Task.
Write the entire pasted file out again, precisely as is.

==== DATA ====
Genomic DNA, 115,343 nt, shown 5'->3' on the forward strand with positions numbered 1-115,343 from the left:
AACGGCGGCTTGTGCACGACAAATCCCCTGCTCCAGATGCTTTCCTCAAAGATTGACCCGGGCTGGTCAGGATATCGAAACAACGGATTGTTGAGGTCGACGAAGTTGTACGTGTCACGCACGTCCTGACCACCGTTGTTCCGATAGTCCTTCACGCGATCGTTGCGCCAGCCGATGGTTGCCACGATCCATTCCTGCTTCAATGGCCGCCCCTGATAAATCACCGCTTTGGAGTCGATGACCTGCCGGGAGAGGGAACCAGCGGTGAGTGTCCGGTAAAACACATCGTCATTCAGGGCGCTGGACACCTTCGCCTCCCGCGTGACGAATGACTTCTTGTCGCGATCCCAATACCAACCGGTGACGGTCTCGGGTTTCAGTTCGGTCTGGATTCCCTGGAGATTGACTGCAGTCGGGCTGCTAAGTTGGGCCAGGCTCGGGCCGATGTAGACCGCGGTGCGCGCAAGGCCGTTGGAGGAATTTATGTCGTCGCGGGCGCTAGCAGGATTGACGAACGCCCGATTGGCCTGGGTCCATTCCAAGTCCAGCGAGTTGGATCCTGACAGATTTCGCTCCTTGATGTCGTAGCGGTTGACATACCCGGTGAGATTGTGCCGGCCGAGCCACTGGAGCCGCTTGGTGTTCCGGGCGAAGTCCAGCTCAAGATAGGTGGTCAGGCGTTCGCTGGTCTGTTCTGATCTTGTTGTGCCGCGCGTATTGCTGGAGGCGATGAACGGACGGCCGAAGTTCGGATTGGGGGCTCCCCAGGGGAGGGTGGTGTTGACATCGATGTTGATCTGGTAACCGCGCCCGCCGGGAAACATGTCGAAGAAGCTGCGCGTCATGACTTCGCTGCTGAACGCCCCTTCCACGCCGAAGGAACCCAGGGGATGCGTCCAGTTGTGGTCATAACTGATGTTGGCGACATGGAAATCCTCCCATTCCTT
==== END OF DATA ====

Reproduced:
Genomic DNA, 115,343 nt, shown 5'->3' on the forward strand with positions numbered 1-115,343 from the left:
AACGGCGGCTTGTGCACGACAAATCCCCTGCTCCAGATGCTTTCCTCAAAGATTGACCCGGGCTGGTCAGGATATCGAAACAACGGATTGTTGAGGTCGACGAAGTTGTACGTGTCACGCACGTCCTGACCACCGTTGTTCCGATAGTCCTTCACGCGATCGTTGCGCCAGCCGATGGTTGCCACGATCCATTCCTGCTTCAATGGCCGCCCCTGATAAATCACCGCTTTGGAGTCGATGACCTGCCGGGAGAGGGAACCAGCGGTGAGTGTCCGGTAAAACACATCGTCATTCAGGGCGCTGGACACCTTCGCCTCCCGCGTGACGAATGACTTCTTGTCGCGATCCCAATACCAACCGGTGACGGTCTCGGGTTTCAGTTCGGTCTGGATTCCCTGGAGATTGACTGCAGTCGGGCTGCTAAGTTGGGCCAGGCTCGGGCCGATGTAGACCGCGGTGCGCGCAAGGCCGTTGGAGGAATTTATGTCGTCGCGGGCGCTAGCAGGATTGACGAACGCCCGATTGGCCTGGGTCCATTCCAAGTCCAGCGAGTTGGATCCTGACAGATTTCGCTCCTTGATGTCGTAGCGGTTGACATACCCGGTGAGATTGTGCCGGCCGAGCCACTGGAGCCGCTTGGTGTTCCGGGCGAAGTCCAGCTCAAGATAGGTGGTCAGGCGTTCGCTGGTCTGTTCTGATCTTGTTGTGCCGCGCGTATTGCTGGAGGCGATGAACGGACGGCCGAAGTTCGGATTGGGGGCTCCCCAGGGGAGGGTGGTGTTGACATCGATGTTGATCTGGTAACCGCGCCCGCCGGGAAACATGTCGAAGAAGCTGCGCGTCATGACTTCGCTGCTGAACGCCCCTTCCACGCCGAAGGAACCCAGGGGATGCGTCCAGTTGTGGTCATAACTGATGTTGGCGACATGGAAATCCTCCCATTCCTT